The image above is the “first light” from the new ISERV camera system, taken at 1:44 p.m. local time on February 16, 2013. It shows the Rio San Pablo as it empties into the Golfo de Montijo in Veraguas, Panama. It is an ecological transition zone, changing from agriculture and pastures to mangrove forests, swamps, and estuary systems. The area has been designated a protected area by the National Environmental Authority (ANAM) of Panama and is listed as a “wetland of international importance” under the Ramsar Convention. (Note that the image is rotated so that north is to the upper right.)
“ISERV’s full potential is yet to be seen, but we hope it will really make a difference in people’s lives,” said principal investigator Burgess Howell of NASA’s Marshall Space Flight Center. “For example, if an earthen dam gives way in Bhutan, we want to be able to show officials where the bridge is out or where a road is washed out or a power substation is inundated. This kind of information is critical to focus and speed rescue efforts.”…
Private Plan to Send Humans to Mars in 2018 Might Not Be So Crazy
By Adam Mann
An ambitious private manned mission to Mars aims to launch a two-person crew to fly around the Red Planet and return to Earth in 501 days, starting in January 2018.
This bold undertaking is planned by the Inspiration Mars Foundation, a non-profit company founded by millionaire and space tourist Dennis Tito that was officially unveiled on Feb. 27 after early details leaked. Though the spacecraft would not land humans on Mars or even put them in orbit, it would bring people within a few hundred kilometers of the Martian surface — roughly the same distance between the International Space Station and Earth — and represent a major milestone in human spaceflight. If successful, the mission would go down in history as the first time a private company accomplished something government agencies were unable to do in space.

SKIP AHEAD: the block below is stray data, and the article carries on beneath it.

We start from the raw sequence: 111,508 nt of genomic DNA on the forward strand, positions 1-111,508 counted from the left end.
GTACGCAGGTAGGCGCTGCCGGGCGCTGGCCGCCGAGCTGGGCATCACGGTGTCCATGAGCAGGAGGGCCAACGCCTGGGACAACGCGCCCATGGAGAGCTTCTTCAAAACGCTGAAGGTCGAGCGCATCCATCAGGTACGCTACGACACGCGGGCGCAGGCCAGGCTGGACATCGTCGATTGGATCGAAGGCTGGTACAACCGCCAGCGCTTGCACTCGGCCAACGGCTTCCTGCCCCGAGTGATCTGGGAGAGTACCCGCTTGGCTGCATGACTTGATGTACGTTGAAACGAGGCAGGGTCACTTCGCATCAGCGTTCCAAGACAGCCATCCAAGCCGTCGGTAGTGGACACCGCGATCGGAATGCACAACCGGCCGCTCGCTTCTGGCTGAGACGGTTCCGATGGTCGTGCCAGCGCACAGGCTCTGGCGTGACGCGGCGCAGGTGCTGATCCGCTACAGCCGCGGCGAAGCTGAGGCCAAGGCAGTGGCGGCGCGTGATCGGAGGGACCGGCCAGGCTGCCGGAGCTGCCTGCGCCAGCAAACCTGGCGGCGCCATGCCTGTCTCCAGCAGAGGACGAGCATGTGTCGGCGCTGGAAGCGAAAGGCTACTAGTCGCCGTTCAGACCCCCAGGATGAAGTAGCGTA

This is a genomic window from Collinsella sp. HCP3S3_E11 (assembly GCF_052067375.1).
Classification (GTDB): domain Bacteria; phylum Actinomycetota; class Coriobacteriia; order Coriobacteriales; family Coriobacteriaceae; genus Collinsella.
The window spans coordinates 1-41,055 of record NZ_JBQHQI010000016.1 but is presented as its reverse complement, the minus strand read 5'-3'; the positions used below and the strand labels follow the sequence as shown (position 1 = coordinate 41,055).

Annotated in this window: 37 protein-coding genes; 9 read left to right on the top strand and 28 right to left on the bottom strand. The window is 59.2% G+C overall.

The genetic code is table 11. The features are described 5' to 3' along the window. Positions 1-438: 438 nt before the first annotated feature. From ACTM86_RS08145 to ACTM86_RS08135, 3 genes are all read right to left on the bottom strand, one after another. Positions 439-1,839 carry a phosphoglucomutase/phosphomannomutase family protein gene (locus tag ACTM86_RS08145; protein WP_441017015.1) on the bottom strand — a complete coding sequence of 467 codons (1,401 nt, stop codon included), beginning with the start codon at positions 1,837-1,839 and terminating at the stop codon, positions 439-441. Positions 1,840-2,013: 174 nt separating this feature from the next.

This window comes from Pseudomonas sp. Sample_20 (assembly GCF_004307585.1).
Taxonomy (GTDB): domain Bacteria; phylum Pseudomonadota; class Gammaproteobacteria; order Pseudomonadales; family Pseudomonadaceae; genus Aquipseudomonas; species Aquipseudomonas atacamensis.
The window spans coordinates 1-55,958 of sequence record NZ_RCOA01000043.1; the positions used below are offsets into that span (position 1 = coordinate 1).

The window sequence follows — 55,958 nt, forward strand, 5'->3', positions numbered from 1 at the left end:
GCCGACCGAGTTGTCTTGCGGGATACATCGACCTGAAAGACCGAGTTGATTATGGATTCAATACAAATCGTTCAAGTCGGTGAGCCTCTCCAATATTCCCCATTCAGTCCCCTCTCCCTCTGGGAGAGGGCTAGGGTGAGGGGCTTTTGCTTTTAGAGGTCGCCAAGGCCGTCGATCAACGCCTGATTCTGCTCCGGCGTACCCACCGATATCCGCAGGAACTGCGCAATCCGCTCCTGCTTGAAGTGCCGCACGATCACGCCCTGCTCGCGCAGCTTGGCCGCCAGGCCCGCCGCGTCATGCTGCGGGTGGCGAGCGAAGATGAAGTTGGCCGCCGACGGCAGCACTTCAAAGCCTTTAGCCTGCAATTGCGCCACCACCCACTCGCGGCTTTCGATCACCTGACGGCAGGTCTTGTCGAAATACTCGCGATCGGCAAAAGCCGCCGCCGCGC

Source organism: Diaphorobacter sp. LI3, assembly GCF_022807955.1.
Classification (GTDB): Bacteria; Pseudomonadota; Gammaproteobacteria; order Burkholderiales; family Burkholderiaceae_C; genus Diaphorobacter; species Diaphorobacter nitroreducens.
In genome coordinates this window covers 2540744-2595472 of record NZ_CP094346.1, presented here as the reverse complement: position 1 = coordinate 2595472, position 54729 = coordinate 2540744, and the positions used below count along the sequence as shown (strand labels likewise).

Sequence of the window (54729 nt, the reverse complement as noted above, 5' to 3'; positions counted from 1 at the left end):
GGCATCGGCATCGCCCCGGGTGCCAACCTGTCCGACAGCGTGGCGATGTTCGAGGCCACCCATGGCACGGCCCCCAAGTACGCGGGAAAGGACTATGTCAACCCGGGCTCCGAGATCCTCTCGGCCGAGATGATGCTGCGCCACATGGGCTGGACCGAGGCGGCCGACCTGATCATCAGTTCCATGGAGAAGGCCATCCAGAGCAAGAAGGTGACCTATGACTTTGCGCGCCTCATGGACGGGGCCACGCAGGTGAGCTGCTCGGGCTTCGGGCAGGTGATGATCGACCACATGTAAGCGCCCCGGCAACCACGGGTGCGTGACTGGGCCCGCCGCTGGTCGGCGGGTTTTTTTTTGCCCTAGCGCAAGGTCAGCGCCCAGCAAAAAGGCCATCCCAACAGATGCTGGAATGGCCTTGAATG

The mission is extremely ambitious, well beyond anything previously accomplished by the private sector and it faces plenty of obstacles. The company has an aggressive schedule to keep if it wants to hit its 2018 mark and needs to make sure the necessary technology is developed and well-tested. Despite its deep-pocketed backer, the mission has nowhere near the funding it needs to launch and will require raising greater sums than have ever been done for a private space endeavor.
Its designers also need to figure out exactly how to keep the crew healthy, both physically and psychologically, for the 501-day duration of the flight as they face dangers from radiation, bone and muscle loss, fatigue, and depression. Mission designers will have to ensure they can get the crew safely to the ground when the capsule returns to Earth at a screaming 30,000 mph…